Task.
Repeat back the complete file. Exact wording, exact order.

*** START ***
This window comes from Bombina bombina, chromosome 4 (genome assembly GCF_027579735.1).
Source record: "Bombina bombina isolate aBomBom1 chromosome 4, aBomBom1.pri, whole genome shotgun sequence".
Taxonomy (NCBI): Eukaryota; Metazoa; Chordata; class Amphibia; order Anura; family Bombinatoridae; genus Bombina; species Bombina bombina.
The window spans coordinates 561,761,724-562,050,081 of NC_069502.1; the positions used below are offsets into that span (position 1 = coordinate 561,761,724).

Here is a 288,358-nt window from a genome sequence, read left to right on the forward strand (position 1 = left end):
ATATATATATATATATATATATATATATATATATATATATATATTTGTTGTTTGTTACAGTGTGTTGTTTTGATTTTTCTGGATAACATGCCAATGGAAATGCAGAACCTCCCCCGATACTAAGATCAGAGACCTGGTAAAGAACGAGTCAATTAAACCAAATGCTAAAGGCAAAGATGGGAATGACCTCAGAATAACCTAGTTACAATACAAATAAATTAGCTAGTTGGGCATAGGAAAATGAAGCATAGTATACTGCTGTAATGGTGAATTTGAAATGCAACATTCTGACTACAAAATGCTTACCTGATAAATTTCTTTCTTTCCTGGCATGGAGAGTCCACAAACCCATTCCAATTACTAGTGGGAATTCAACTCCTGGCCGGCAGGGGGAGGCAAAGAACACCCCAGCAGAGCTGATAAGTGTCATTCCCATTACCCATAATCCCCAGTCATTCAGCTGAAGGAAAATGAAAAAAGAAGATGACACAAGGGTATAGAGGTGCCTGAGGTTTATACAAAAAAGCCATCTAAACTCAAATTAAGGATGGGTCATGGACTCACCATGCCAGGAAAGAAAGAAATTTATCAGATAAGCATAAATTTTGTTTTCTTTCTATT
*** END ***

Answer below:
This window comes from Bombina bombina, chromosome 4 (genome assembly GCF_027579735.1).
Source record: "Bombina bombina isolate aBomBom1 chromosome 4, aBomBom1.pri, whole genome shotgun sequence".
Taxonomy (NCBI): Eukaryota; Metazoa; Chordata; class Amphibia; order Anura; family Bombinatoridae; genus Bombina; species Bombina bombina.
The window spans coordinates 561,761,724-562,050,081 of NC_069502.1; the positions used below are offsets into that span (position 1 = coordinate 561,761,724).

Here is a 288,358-nt window from a genome sequence, read left to right on the forward strand (position 1 = left end):
ATATATATATATATATATATATATATATATATATATATATATATTTGTTGTTTGTTACAGTGTGTTGTTTTGATTTTTCTGGATAACATGCCAATGGAAATGCAGAACCTCCCCCGATACTAAGATCAGAGACCTGGTAAAGAACGAGTCAATTAAACCAAATGCTAAAGGCAAAGATGGGAATGACCTCAGAATAACCTAGTTACAATACAAATAAATTAGCTAGTTGGGCATAGGAAAATGAAGCATAGTATACTGCTGTAATGGTGAATTTGAAATGCAACATTCTGACTACAAAATGCTTACCTGATAAATTTCTTTCTTTCCTGGCATGGAGAGTCCACAAACCCATTCCAATTACTAGTGGGAATTCAACTCCTGGCCGGCAGGGGGAGGCAAAGAACACCCCAGCAGAGCTGATAAGTGTCATTCCCATTACCCATAATCCCCAGTCATTCAGCTGAAGGAAAATGAAAAAAGAAGATGACACAAGGGTATAGAGGTGCCTGAGGTTTATACAAAAAAGCCATCTAAACTCAAATTAAGGATGGGTCATGGACTCACCATGCCAGGAAAGAAAGAAATTTATCAGATAAGCATAAATTTTGTTTTCTTTCTATT